Weaving together interdisciplinary theory and research, as well as the results from a national survey of practitioners, the authors describe a spiritually oriented model for practice that places clients' challenges and goals within the context of their deepest meanings and highest aspirations. Using richly detailed case examples and thought-provoking activities, this highly accessible text illustrates the professional values and ethical principles that guide spiritually sensitive practice. It presents definitions and conceptual models of spirituality and religion; draws connections between spiritual diversity and cultural, gender, and sexual orientation diversity; and offers insights from Buddhism, Christianity, Confucianism, Hinduism, Indigenous religions, Islam, Judaism, Existentialism, and Transpersonal theory. Eminently practical, it guides professionals in understanding and assessing spiritual development and related mental health issues and outlines techniques that support transformation and resilience, such as meditation, mindfulness, ritual, forgiveness, and engagement of individual and community-based spiritual support systems.Then write an essay that recounts this development. 2.3. ... Ethical Principlesfor Spiritually Sensitive Social Work: Personal Fit Statements of core values and ethical principles are necessarily very broad and leave much room for interpretation.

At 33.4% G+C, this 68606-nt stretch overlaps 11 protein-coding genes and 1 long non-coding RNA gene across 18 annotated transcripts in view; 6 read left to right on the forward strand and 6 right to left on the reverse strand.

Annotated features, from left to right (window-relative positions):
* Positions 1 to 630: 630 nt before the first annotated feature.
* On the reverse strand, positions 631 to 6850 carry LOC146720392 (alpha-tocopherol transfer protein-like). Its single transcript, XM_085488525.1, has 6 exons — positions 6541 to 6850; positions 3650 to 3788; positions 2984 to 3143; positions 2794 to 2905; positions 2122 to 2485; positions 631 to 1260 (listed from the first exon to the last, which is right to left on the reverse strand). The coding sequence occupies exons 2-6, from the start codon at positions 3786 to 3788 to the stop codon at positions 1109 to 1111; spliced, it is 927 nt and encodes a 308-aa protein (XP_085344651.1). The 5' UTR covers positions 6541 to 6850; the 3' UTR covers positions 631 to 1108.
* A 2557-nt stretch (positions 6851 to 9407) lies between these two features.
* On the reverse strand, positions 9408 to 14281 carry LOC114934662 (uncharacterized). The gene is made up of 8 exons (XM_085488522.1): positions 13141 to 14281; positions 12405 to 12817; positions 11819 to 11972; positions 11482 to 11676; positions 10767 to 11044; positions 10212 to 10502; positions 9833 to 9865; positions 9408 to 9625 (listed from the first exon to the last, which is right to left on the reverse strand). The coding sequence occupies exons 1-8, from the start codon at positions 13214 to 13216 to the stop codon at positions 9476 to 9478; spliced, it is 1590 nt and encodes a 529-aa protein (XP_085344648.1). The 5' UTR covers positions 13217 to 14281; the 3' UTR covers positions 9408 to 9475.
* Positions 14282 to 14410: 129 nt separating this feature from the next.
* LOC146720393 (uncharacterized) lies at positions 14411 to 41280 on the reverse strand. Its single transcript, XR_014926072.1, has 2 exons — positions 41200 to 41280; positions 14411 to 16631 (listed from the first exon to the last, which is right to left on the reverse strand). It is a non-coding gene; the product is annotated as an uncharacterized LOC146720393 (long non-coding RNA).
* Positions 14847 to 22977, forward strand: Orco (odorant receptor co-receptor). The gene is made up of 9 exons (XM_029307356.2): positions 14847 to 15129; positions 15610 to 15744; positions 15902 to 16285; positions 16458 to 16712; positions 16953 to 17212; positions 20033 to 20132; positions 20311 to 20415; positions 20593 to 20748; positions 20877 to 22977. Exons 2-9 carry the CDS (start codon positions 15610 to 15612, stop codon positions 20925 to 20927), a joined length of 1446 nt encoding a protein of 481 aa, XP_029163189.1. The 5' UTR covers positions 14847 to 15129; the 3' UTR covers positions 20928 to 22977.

|Title||:||Spiritual Diversity in Social Work Practice|
|Author||:||Edward R. Canda, Leola Dyrud Furman|
|Publisher||:||Oxford University Press - 2010|